“Or yesterday morning or night either,” he agreed easily and shrugged as he turned to cross to the door to the garage. “I wasn’t surprised. You did say the mortuary’s taxes were a mess. I figure you’ll be working a lot of overtime and starting early.” He paused with one hand on the door to the garage and glanced to her with concern. “You won’t have to work on the weekend though, will you? We have that dinner with Bill and Elaine Saturday night.”

“I . . . no,” she said with a frown.

“Oh, good.” He smiled. “I’ll see you in the morning then . . . well, if you haven’t left early again,” he added with a chuckle, and then slid out into the garage and pulled the door closed.

Holly just stood there staring at the connecting door to the garage as she listened to the whir of the outer door rolling up and the engine of James’s pickup starting.

He’d said she hadn’t been home that morning or the one before. That meant she’d been unconscious in that hotel room with Justin for two nights and days . . . and her husband hadn’t even noticed she’d been missing other than to assume she was working late and starting early. She’d been concerned that he was sitting here worrying about her, and that was when she’d thought she’d only been unconscious for one night and day. She could have been dead from the fall and he wouldn’t have known. Had he even texted her?

If he had, he’d apparently just assumed she was too busy to answer. James hadn’t even noticed that she was wearing someone else’s clothes, or that her hair was wrapped up in a T-­shirt.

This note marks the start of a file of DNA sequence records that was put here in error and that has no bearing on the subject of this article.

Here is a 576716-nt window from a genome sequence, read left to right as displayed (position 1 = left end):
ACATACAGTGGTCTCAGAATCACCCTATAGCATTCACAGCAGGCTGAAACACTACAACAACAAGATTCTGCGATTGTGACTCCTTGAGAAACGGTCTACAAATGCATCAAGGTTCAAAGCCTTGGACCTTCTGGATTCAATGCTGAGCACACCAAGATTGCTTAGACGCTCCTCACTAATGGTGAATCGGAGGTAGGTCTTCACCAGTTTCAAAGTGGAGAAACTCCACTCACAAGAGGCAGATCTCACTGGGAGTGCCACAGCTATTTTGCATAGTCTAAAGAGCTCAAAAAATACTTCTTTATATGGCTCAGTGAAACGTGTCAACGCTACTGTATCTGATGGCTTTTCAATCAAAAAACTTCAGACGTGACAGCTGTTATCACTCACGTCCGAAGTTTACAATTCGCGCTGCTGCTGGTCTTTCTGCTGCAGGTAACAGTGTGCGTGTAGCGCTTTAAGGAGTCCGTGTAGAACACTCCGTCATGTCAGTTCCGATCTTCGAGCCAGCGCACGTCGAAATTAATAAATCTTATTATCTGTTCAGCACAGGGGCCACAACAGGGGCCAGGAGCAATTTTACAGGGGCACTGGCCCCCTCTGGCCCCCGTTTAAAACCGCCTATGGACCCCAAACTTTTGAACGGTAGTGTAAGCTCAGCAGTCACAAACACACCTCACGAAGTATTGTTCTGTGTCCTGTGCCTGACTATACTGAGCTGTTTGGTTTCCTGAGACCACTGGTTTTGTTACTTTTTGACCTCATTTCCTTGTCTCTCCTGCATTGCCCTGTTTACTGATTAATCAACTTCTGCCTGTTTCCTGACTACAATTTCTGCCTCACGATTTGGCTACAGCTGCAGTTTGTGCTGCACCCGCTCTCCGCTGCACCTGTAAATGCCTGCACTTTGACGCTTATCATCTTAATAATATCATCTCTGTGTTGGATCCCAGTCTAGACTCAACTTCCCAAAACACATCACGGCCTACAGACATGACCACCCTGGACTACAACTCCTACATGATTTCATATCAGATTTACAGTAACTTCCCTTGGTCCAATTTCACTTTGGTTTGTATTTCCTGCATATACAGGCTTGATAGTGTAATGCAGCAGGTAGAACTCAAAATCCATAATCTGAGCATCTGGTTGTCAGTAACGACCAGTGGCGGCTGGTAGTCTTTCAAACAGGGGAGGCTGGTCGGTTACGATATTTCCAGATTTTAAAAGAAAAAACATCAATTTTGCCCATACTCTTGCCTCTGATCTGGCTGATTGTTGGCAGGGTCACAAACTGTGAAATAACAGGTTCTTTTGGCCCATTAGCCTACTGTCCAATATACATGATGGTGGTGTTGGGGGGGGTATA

The whir of the garage door closing sounded and she heaved a sigh and leaned against the kitchen counter, wondering when she and James had grown so far apart. He worked nights—­twelve-­hour shifts, 7:30 P.M. to 7:30 A.M.—­Monday through Thursday. He left after dinner and arrived home between 8:00 and 8:30 in the morning, usually coming in just as she was leaving either for classes or for work herself. The weekends were the only time they had together, usually going out with friends Friday nights. He slept all day Saturdays and then played hockey with buddies Saturday night. Sundays they spent with their parents, his or hers on alternating weekends, visiting in the afternoons after he got up and then having Sunday dinner with them. Sunday night was the night they usually had sex.

Holly grimaced as she realized how regimented they were. Sex once a week, family once a week, friends once a week, work and school the rest of the time and precious little time alone together without friends or family around. Why was she surprised that he hadn’t noticed she was missing?

She should be glad, Holly supposed. At least she didn’t have to deal with the police and endless questions. The sound of a car pulling into the driveway drew her from her thoughts and she moved to peer out the window, eyes widening when she saw her own car parked there. No one was inside.

Pushing away from the counter, she hurried out of the kitchen and to the front door. There was no one in the driveway or on the sidewalk nearby when she rushed outside. Holly noted that as she rushed to the car; then her attention was taken up with the fact that the driver’s-­side window was missing, with just sharp bits of glass sticking out of the door frame. Groaning at how much it would cost to repair that, she opened the door and peered in, gasping when she saw her purse sitting on the passenger’s seat with a folded piece of notepaper on top of it. Reaching in, she grabbed both items and quickly rifled through her purse until she found her wallet. Much to her relief all her credit and debit cards were still there.